The flavors of autumn always make it to our Thanksgiving tables. And, this year, the culinary traditions of the season are sure to be especially tasty.
Last year’s turkey day was pretty much a bust as we soldiered through the holiday season trying not to risk anyone’s health while grasping what little we could of beloved traditions.
Now it’s time to break out our favorite side dishes, appetizers and desserts for Thanksgiving. While still being careful of Covid-19, families will come together to dine on traditional sweet potato or squash casseroles, peas with onions, Brussels sprouts, cranberry sauce or relish, their favorite stuffing, mashed potatoes, cornbread and corn casserole, to name just a few.
One of my biggest surprises when I dined on Thanksgiving Day with the people who would become my future in-laws was sauerkraut served as a side dish with turkey. Eventually I would become adept at making this unexpected holiday dish, where instead of using pork (as in pork and sauerkraut), the family had adapted their method with turkey drippings. Believe me, it’s actually quite good. It’s fortunate that I learned to like it, because turkey with sauerkraut always showed up on the Christmas menu as well.
Pumpkin and apple pies will always be favorites for the Thanksgiving meal, but people serve lots of other desserts they like. Pumpkin chiffon and apple-cranberry pies are popular, as well as berry pies and cobblers, gingerbread, homemade cookies, and you might even find a peach pie on somebody’s table.
Whatever your family is looking forward to, it will taste best because you can enjoy it together.
Hotlines for answers
It wouldn’t be Thanksgiving without hotlines to answer questions about how to cook for the big day. Butterball still has the original turkey talk hotline, where live cooks answer thousands of questions from how to defrost a bird to how many people it will serve.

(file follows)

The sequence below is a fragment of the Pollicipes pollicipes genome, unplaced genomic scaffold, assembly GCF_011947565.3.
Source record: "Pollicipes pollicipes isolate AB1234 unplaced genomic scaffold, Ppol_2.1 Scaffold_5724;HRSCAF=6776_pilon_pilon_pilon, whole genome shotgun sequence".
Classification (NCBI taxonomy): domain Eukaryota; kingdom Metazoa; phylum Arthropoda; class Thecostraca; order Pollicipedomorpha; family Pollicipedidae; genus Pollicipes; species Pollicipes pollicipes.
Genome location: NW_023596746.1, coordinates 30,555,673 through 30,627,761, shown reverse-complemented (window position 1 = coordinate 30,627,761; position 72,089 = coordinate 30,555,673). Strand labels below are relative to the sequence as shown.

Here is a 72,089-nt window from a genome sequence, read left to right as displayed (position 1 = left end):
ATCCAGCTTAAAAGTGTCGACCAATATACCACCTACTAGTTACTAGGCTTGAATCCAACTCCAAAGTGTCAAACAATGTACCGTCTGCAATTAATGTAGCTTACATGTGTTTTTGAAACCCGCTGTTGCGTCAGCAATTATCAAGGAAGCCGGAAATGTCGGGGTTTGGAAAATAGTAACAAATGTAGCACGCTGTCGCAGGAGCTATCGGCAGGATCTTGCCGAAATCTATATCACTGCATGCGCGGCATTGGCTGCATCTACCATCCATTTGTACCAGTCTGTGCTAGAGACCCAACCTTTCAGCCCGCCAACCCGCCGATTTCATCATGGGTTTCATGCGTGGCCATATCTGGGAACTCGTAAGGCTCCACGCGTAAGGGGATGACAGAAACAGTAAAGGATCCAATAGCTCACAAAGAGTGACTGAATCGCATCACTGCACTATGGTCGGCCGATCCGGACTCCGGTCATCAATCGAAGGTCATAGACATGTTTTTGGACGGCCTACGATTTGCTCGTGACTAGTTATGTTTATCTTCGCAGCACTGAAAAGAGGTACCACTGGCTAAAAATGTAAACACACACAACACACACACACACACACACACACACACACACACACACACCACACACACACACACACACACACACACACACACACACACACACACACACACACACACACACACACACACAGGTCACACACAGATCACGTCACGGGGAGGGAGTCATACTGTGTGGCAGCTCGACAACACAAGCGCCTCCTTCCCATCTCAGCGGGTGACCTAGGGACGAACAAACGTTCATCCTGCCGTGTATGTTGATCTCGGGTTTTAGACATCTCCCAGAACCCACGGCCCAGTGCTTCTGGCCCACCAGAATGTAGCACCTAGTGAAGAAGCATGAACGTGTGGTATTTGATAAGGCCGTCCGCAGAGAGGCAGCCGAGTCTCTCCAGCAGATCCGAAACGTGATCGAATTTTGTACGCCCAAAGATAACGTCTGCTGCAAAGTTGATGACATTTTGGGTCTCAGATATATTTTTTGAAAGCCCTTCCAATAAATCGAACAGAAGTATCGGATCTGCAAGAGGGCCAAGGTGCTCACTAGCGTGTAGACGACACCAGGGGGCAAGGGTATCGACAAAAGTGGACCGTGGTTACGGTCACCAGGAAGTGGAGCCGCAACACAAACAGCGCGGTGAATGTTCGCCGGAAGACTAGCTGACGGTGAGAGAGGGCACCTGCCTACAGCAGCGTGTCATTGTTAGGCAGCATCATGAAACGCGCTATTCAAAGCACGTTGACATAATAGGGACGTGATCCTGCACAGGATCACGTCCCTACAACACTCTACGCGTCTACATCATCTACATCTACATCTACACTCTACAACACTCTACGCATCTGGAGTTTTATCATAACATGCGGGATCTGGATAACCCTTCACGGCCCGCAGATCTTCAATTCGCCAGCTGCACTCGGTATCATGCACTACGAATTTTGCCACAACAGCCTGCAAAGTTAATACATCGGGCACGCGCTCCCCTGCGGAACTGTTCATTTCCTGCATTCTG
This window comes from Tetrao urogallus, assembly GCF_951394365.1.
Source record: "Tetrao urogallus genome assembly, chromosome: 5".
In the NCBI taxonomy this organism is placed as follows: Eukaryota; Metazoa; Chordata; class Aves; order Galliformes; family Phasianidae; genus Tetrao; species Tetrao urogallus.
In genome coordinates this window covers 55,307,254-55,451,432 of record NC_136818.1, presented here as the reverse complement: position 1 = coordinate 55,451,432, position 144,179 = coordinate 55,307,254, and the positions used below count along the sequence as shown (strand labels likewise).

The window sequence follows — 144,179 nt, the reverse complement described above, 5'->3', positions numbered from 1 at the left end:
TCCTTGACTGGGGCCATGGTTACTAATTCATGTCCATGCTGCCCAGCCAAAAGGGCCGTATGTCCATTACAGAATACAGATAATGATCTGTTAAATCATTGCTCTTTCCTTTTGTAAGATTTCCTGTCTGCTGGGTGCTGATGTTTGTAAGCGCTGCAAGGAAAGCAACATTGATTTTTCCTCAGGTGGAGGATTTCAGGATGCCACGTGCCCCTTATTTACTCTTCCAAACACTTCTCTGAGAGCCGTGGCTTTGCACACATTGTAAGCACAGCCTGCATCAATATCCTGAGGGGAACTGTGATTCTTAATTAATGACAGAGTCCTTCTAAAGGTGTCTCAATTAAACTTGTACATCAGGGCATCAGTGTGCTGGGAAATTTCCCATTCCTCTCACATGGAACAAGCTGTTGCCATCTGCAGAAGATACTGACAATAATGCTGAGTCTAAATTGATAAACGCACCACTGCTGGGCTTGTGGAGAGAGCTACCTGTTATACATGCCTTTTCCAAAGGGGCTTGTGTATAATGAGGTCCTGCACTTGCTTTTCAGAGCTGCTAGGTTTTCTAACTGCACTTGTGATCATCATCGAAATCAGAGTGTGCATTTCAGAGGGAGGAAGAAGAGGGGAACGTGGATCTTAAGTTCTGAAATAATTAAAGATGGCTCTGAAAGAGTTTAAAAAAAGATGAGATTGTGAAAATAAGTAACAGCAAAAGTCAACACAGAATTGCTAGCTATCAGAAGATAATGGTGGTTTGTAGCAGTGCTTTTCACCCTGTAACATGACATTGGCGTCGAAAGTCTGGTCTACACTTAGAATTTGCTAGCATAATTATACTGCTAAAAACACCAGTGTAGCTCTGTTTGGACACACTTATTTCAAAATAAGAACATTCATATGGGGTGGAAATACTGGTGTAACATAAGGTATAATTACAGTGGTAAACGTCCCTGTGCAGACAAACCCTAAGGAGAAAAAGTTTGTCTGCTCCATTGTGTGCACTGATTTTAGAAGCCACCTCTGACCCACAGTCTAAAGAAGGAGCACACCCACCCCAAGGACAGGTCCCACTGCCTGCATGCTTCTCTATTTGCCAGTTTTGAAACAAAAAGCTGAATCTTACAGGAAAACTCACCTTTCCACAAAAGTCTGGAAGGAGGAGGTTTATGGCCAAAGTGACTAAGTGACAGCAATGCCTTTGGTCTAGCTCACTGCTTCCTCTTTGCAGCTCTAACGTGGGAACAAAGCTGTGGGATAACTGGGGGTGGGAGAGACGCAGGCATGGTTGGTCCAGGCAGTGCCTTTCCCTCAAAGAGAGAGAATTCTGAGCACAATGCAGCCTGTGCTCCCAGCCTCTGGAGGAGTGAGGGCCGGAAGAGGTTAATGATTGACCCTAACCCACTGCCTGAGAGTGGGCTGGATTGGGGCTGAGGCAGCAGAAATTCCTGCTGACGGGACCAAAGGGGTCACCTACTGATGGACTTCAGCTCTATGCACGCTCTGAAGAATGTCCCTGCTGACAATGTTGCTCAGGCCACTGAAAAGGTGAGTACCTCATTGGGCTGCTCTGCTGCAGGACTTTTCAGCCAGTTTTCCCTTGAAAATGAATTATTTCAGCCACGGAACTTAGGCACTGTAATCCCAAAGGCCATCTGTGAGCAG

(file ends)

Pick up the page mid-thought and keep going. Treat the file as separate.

The Turkey Talk Line is 1-800-288-8372 (BUTTERBALL), and the company also has added a text line, (844-877-3456), social media sites, live online chat at the Butterball website, and help through Amazon’s Alexa.
The Betty Crocker website also has an Ask Betty site (bettycrocker.com/how-to/ask-betty) which answers a variety of questions on baking and cooking including the ins and outs of pie crust. Meanwhile, Campbell’s has folks who can talk about how to make green bean casserole (campbells.com/contact-us/) and Ocean Spray will tell you all about how to make sauce and lots of other dishes by calling 1-800-662-3263.
Other food companies answer questions as well, so if you have a favorite turkey or other kind of food company, check their websites.
Markets before the holiday
If squashes, Brussels sprouts, sweet and white potatoes, turnips, cabbage, carrots or leeks are on your Thanksgiving menu, you know they will taste better if they come from your favorite local farmers market. It has been such an extended growing season that you also might find some vestiges of summer such as lettuces, arugula and radishes.
Apples for pie, cobblers and crisps as well as cranberries for sauce and relishes also can be found locally as Thanksgiving approaches. Plus it’s a good time to pick up any last-minute fall decorations in time for the holiday.
Awesome and Easy Creamy Corn Casserole
Among the simplest of side dishes that garners lots of praise on Thanksgiving is the corn casserole, which goes together in five minutes and bakes in 45. This version is from Allrecipes.com.
- ½ cup butter, melted
- 2 eggs, beaten
- 1 (8.5-ounce) package dry corn bread mix, such as Jiffy.
- 1 (15-ounce) can whole kernel corn, drained
- 1 (14.75-ounce can creamed corn
- 1 cup sour cream
Step 1. Preheat oven to 350 degrees and lightly grease a 9×9-inch baking dish.
Step 2. In a medium bowl combine butter, eggs, corn bread mix, whole and creamed corn and sour cream. Spoon mixture into prepared dish.
Step 3. Bake for 45 minutes in the preheated oven, or until the top is golden brown.
This easy gingerbread cake recipe from spendwithpennies.com is perfect for those who love the warm spices of fall but don’t care for pumpkin pie.
- 3 eggs
- 1 cup sugar
- 1 cup molasses
- 1 ½ teaspoons cinnamon
- 1 teaspoon cloves
- 1 cup vegetable oil
- 2 cups all-purpose flour
- 2 teaspoons baking soda
- 2 tablespoons warm water
- 1 cup boiling water
Step 1. Preheat oven to 350 degrees. Grease a 9×13-inch cake pan or line with parchment paper.
Step 2. Mix eggs, sugar, molasses, spices, and oil with a hand mixer until well combined. Sift in flour.
Step 3. Combine baking soda and 2 tablespoons water. Add to the batter and mix well. Stir in boiling water until fully combined.
Step 4. Pour the batter (it will seem thin) into the prepared pan.
Step 5. Bake 40- 45 minutes or until a toothpick comes out clean. Cool completely and serve with whipped cream.